Meanwhile, I made many visits to overseas territories to establish contacts and to learn how geological investigations could best be speeded up. After consultations with the eleven Governments which already had Geological Survey Departments at the beginning of the period under review, it soon became apparent that the greatest need was for increased staffs of geologists, geophysicists and geochemists, with the necessary additional buildings and equipment. These facilities were provided in due course, and were paid for during the first few years from C.D. and W. funds, but most territories eventually took over complete responsibility for the cost of their Geological Surveys. In thirteen other territories it was necessary to set up new Geological Surveys, although in a few instances where only one geologist was needed—possibly for a limited period—this was effected by the secondment of an officer from a territory already possessing an established Geological Survey.
More recently, additional facilities have been provided in London by the setting up of a Geochemical Prospecting Research Centre at the Imperial College of Science and Technology with the help of a grant from the Geological Survey Central Allocation of C.D. and W. and from the Department of Scientific and Industrial Research. Some of the overseas Geological Surveys have already made use of these facilities by sending their geologists to receive training in the new technique and by inviting staff from the Centre to carry out research in their territory. Moreover, owing to the great increase in the rate of geological mapping during the past few years, and the fact that many of the overseas Surveys are wholly dependent on assistance from London for their fossil deter-, minations, arrangements have been made with the Geology Department of the British Museum (Natural History) to increase its specialist staff so as to cope with the considerable amount of fossiliferous material now requiring examination; the cost for this is also being defrayed from the funds of the Geological Surveys Central Allocation of C.D. and W.
Throughout the 10-year period reviewed the Directorate and the overseas Geological Surveys have been represented at many international geological, hydrological, mining and other related conferences, including the last three Sessions of the International Geological Congress, the Fifth Commonwealth Mining and Metallurgical Congress, various United Nations conferences, the Economic Commission for Asia and the Far East, the Caribbean Geological Conference, and, in Africa, the Regional Geological Committees, organised by the Committee for Technical Cooperation South of the Sahara (C.C.T.A.). Visits have also been made by members of the central organisation to the East, Central, or West African territories almost every year, and to those in the West Indies, the Far East, and elsewhere every two or three years, thereby enabling close touch to be maintained with overseas developments so that advice could be given on a wide range of specialist problems.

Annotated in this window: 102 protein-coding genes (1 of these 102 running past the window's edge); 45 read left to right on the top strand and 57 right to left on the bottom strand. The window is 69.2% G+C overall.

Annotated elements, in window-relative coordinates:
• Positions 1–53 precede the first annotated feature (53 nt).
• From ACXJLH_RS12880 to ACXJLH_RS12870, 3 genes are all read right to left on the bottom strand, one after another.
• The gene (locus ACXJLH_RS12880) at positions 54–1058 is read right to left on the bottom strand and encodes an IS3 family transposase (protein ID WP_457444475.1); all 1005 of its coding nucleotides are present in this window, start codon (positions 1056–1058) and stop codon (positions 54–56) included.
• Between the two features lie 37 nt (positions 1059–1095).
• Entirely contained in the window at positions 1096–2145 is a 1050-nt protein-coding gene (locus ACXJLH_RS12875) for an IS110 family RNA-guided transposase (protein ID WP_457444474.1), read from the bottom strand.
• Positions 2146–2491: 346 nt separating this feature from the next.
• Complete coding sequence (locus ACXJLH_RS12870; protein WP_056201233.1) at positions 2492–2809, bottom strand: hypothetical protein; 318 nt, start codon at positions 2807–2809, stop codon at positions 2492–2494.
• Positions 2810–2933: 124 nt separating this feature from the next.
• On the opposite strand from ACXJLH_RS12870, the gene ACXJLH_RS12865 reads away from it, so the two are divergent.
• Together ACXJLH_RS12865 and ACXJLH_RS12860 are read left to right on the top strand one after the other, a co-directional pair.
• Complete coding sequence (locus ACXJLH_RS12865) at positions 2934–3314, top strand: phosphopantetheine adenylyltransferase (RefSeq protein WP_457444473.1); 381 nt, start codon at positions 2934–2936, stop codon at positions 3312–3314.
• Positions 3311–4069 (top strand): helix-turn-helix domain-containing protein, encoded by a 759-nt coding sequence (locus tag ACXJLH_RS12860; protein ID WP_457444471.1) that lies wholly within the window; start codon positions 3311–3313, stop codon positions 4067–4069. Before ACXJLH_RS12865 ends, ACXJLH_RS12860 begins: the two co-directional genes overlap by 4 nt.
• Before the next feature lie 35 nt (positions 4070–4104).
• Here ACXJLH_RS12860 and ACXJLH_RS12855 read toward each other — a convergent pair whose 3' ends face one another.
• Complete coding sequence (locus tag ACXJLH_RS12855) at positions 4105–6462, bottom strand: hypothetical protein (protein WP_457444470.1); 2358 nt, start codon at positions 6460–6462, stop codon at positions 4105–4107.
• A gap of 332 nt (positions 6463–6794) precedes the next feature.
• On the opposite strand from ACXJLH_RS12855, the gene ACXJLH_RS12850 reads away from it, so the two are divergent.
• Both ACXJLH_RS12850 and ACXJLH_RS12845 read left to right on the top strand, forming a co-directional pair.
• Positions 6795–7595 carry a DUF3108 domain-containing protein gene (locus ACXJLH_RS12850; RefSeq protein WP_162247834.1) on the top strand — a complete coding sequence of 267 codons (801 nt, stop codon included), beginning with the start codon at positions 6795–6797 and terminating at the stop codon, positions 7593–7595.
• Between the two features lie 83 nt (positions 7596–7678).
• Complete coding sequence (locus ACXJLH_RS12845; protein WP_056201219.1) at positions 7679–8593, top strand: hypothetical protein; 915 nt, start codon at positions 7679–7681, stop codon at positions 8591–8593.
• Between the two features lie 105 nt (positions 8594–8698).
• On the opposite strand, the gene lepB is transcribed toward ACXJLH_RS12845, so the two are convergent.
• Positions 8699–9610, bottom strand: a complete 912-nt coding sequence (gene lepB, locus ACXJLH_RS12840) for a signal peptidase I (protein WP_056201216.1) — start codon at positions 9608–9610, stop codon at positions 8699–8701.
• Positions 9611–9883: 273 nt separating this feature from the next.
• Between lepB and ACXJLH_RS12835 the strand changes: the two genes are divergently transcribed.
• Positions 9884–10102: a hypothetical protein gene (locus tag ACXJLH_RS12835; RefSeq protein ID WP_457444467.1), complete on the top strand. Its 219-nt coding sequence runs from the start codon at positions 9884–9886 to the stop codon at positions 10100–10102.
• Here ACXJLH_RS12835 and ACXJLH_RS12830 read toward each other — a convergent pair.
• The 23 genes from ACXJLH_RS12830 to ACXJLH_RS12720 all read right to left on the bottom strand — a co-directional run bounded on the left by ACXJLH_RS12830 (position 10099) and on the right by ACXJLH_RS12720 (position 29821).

In the preparation of this Report I have had the co-operation of the Heads of all overseas Geological Surveys, and I acknowledge their assistance with gratitude.
Very few Colonial territories had accurate topographic maps before 1947 at scales as large even as 1 inch to one mile and where maps of smaller scales, such as 1 : 250,000 or 1 : 500,000, were available they were not only too small to allow sufficient geological detail to be shown on them but often they were of very variable accuracy. Geologists were consequently obliged to make their own maps by conventional plane-tabling and traversing methods, yet even then they were usually handicapped by the absence of any reliable trigonometrical network to which their work could be tied. Very valuable results were nevertheless achieved and showed that more extensive geological investigation would certainly enable more rapid progress to be made in the economic development of the natural resources of the overseas territories. A fundamental change in geological mapping has since resulted from the advent of aerial photographs of overseas territories and the establishment of the Directorate of Colonial (Geodetic and Topographic) Surveys, under Brigadier Hotine, with the task of producing topographic maps from these photographs. Geologists are thus relieved of much of their topographical mapping and eventually they should be free to concentrate with increased speed and accuracy on the geological side of their work. In this respect, however, the period under review has been one of transition, as considerable time must elapse before topographic maps can be made available for all parts of the Colonial territories. Increasing numbers of "preliminary plots", or uncontoured sheets showing some of the main topographic detail in true plan position together with photographic centres, are, however, now being issued at scales of 1 : 50,000 and 1 : 125,000, and use is being made of "print lay-downs", or uncontrolled photo mosaics at reduced scales, in areas not yet mapped; moreover, the individual aerial photographs are available for the use of field geologists. It may therefore be said that, next to the great increase in geological staffs, the topographic mapping programme of the Colonial (Geodetic and Topographic) Surveys has become more and more responsible for the increased rate of geological mapping in Colonial territories during the period reviewed.